The Union Recorder

August 6, 2013

State property conveyance pieces finalized

Kyle Collins
The Union-Recorder

MILLEDGEVILLE — The State Properties Commission (SPC) received three legislative documents Monday that create an adequate mechanism for repurposing Central State Hospital’s 200 vacant buildings and 2,000-hospital campus acres. 

Central State Hospital Local Redevelopment Authority (CSHLRA) Executive Director Mike Couch emailed the SPC, partner law firm Troutman Sanders and hand delivered the legislative components to state Rep. Rusty Kidd and state Sen. Burt Jones. The package features language for the 2014 State Property Omnibus Legislation, proposed changes to House Bill 495 and a new piece of legislation that would be extremely effective in the CSHLRA mission, according to Couch.

Jones said the completed property conveyance pieces return power to the knowledgeable local authority.

“It gives them the ability to negotiate and not be in the dark as to whether or not they can obtain a facility or property and allows the power to act on a potential tenant,” Jones said. “Central State Hospital has been the mainstay in the community for years and years. I think it is very important they give us leeway for helping facilitate this property.”

Currently, it takes legislation passed during a three-month session at the beginning of each year to transfer property.

“If something comes the first of April, you have to wait nine months to get conveyance. From a business perspective, that’s too long,” Kidd said. 

Central State Hospital Legislative Initiative’s started as a grassroots joint City of Milledgeville and CSHLRA strategy aspiring to deliver an actionable plan allowing faster access to properties creating true privatization of stagnant hospital real estate. 

The CSH initiatives work details easier real estate transactions under the termed Economic Development Conveyance for mostly Department of Behavioral Health and Developmental Disabilities (DBHDD) and Georgia Department of Corrections (DOC) owned buildings. These proposals would allow the SPC to better facilitate and increase reliability of state property conveyances outside of the General Assembly.

The bottom line is Central State’s 200-plus buildings aren’t market-ready under the current law because nothing is deemed surplus. 

“Currently, for any of these buildings to be transferred, the DBHDD has to declare that building surplus. Once they do that, the SPC puts a value on it and figures out a way to auction it off or whatever they want to do with it,” Kidd said. “There are no guidelines as to what is declared surplus. A lot of this is to do away with some of that and define what is and isn’t surplus.”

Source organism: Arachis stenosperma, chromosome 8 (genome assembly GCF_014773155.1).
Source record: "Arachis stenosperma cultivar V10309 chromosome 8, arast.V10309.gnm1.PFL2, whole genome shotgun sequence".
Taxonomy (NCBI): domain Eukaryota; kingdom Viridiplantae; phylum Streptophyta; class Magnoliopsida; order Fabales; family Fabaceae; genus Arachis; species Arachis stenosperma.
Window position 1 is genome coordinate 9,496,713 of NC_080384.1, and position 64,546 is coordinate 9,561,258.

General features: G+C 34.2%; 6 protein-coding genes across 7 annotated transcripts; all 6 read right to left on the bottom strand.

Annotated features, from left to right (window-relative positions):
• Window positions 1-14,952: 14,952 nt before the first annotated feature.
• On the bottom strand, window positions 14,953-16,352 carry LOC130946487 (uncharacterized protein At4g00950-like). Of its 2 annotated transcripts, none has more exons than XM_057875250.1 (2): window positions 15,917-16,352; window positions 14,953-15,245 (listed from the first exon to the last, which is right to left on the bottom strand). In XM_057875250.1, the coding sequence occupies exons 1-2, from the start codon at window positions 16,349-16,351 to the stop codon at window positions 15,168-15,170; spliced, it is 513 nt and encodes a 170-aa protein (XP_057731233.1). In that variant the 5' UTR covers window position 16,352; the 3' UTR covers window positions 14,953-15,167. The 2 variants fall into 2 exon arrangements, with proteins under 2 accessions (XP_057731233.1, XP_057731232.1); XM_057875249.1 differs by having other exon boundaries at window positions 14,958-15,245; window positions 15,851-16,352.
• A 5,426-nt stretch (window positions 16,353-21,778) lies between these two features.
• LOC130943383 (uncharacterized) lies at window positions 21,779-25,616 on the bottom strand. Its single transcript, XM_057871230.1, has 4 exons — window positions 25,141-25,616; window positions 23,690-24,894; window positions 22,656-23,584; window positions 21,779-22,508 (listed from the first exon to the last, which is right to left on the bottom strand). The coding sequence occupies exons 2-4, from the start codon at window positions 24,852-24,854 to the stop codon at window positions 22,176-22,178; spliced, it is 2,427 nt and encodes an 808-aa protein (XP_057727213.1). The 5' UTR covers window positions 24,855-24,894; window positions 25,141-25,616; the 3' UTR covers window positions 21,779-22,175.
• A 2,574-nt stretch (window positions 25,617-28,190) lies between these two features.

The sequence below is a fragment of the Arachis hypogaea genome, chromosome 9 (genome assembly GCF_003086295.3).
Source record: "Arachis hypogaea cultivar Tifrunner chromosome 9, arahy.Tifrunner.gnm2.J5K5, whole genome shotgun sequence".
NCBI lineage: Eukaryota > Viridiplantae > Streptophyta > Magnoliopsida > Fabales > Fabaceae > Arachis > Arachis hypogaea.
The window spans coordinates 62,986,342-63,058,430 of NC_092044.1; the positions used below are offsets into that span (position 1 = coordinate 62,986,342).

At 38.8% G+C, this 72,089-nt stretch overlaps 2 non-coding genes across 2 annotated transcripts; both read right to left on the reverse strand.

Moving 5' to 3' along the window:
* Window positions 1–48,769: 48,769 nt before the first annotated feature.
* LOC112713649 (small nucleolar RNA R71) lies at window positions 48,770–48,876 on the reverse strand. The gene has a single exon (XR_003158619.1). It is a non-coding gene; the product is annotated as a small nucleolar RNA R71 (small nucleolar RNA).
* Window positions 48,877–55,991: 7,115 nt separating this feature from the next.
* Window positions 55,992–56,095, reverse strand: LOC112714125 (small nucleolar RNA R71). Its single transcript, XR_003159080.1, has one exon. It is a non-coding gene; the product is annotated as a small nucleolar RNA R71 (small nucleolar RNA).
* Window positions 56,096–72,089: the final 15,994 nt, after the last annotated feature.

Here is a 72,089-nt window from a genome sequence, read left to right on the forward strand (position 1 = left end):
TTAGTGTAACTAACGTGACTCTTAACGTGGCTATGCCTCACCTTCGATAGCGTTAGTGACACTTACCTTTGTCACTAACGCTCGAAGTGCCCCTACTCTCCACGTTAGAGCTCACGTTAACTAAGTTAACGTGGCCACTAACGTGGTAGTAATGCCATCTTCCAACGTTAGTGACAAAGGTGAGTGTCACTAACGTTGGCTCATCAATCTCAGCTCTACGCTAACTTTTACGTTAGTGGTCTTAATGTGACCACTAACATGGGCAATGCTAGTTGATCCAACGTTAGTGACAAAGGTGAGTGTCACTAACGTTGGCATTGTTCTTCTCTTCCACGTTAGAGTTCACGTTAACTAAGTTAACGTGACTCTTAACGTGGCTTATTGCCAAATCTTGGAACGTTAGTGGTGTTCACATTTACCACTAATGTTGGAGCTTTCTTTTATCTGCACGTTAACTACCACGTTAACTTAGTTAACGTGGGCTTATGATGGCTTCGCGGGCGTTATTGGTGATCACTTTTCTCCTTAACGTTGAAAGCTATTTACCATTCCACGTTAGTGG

The dream scenario allows the CSHLRA to deal directly with the SPC, which will eliminate going back through the legislative process. The Central State legislative body would broker with the SPC for all 2,000 acres.

“We’ve got to be ready to compete as a private developer. When you’re in the private sector, time is your enemy,” Couch said. “We have to be able to close that gap. If you come with a proposal that we want to entertain, we must get you on top of the property.”

These three documents and other campus related development points such as DOC building demolition dollars and home renovations for war veterans are included in a scheduled briefing with Georgia Gov. Nathan Deal Oct. 9.

Couch said the CSH legislative delegation meeting with Deal will discuss where the CSHLRA needs to take state hospital property in the future. For the next two months, this state property access mechanism effort will work covering all angles.

“Let’s make sure we have something supportive from a legislative position, and then we’ll look to our statewide leadership to help lead us through the maze,” Couch said Monday. 

Kidd said the CSH delegation would see what the governor likes and wants to initiate.

“I’d be up to him to pick and choose which way he wants it to go,” the state representative said.

Both legislators will plow forward these bills during the 2014 session as needed.

Another potential legislative boost came when House State Properties Committee Chairman Jay Neal indicated he wanted to have a joint Milledgeville meeting of the House and Senate State Property Committees this fall. Kidd expects that gathering within the next 60 days.

Jones said he told state Sen. John Albers “you have to come see (Central State) to get a good grasp of what we are looking at here.”

The District 25 senator said the legislative folks back the CSH initiative.

“We’ve got the full support of the state property chairmen both in the House and the Senate. We aren’t going to have any push back on the legislative level,” Jones said.

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